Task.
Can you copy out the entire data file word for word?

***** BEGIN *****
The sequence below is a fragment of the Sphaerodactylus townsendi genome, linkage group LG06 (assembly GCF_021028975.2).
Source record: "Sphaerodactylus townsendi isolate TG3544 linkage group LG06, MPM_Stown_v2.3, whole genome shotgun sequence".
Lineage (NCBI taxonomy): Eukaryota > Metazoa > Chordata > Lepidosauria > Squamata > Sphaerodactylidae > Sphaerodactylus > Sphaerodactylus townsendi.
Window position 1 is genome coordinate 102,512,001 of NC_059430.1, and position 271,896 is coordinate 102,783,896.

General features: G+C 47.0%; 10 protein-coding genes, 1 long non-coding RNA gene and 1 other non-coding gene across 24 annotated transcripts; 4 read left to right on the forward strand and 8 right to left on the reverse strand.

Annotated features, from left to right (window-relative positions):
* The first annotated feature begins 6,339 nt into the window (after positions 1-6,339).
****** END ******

The sequence below is a fragment of the Sphaerodactylus townsendi genome, linkage group LG06 (assembly GCF_021028975.2).
Source record: "Sphaerodactylus townsendi isolate TG3544 linkage group LG06, MPM_Stown_v2.3, whole genome shotgun sequence".
Lineage (NCBI taxonomy): Eukaryota > Metazoa > Chordata > Lepidosauria > Squamata > Sphaerodactylidae > Sphaerodactylus > Sphaerodactylus townsendi.
Window position 1 is genome coordinate 102,512,001 of NC_059430.1, and position 271,896 is coordinate 102,783,896.

General features: G+C 47.0%; 10 protein-coding genes, 1 long non-coding RNA gene and 1 other non-coding gene across 24 annotated transcripts; 4 read left to right on the forward strand and 8 right to left on the reverse strand.

Annotated features, from left to right (window-relative positions):
* The first annotated feature begins 6,339 nt into the window (after positions 1-6,339).